Status * June 29, 2009, 5:30 pm CDT:  Power has been restored to affected devices.  However, some of the devices need to be manually brought back online, and this process is underway.  The data center is currently running on a combination of generator and utility power.  We apologize for the inconvenience this may have caused you or your customers, and more information will be presented as soon as it is available.

Lanham Napier was the CEO of Rackspace from 2006 to 2014, and now serves as a consultant to the company's leaders. As CEO, he avidly promoted the workplace culture that drives the company’s famed Fanatical Support®. This passion for empowering customers has made Rackspace the acknowledged leader of the open cloud.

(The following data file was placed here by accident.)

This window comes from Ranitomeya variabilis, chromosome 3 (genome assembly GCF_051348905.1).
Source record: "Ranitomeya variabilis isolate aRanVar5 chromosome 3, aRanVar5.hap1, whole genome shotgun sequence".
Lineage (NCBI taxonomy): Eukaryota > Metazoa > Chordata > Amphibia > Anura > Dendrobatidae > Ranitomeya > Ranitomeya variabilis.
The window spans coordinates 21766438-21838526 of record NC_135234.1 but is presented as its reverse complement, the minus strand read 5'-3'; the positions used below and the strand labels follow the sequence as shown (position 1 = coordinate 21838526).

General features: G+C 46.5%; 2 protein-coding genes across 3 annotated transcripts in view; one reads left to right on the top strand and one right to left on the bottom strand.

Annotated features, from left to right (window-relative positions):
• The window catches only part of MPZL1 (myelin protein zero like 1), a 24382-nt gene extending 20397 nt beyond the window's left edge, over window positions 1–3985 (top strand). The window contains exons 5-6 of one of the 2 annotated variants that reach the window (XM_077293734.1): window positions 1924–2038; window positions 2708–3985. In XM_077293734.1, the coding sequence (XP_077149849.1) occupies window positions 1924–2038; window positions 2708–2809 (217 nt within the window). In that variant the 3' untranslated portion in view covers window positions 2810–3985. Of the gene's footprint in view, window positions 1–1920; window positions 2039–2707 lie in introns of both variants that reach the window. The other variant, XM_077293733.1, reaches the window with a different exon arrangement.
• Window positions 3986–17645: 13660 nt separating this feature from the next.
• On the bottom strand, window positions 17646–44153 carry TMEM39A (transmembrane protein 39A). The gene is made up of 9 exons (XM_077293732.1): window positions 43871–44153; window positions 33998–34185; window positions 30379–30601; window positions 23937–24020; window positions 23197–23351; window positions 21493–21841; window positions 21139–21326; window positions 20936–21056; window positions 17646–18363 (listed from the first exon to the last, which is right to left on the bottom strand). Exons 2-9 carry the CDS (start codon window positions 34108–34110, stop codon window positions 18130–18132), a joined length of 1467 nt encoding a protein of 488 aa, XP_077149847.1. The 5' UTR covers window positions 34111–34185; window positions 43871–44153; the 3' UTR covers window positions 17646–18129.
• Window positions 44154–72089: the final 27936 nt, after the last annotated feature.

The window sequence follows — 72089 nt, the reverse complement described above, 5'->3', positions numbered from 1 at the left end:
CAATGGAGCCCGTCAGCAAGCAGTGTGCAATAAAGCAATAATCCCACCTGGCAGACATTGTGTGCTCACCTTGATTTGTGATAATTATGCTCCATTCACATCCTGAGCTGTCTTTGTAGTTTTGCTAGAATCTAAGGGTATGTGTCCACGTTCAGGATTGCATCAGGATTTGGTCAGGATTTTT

1. Since this is the third power incident in DFW in the past month, what assurances can we have that the team understands the problems and can deal with them?

    One time, sure… Two times, maybe. Three times? At the minimum it points to some cut corners and bad practices.

    Been a customer for a long time but this is a serious bummer. I’ll be sweating through my entire vacation wondering if RS is gonna go down again.

  2. Dear Rackspace,

    Your lack of redundancy for your own internal operations is highly concerning. Last time I checked Fanatical support required a phone system that works!

    This may be the straw that breaks the camel’s back when it comes to hosting with you. You are already significantly higher priced than comparable competitors. The only reason we have stayed is because your data center was supposedly more reliable due to your size…now I’m not so sure.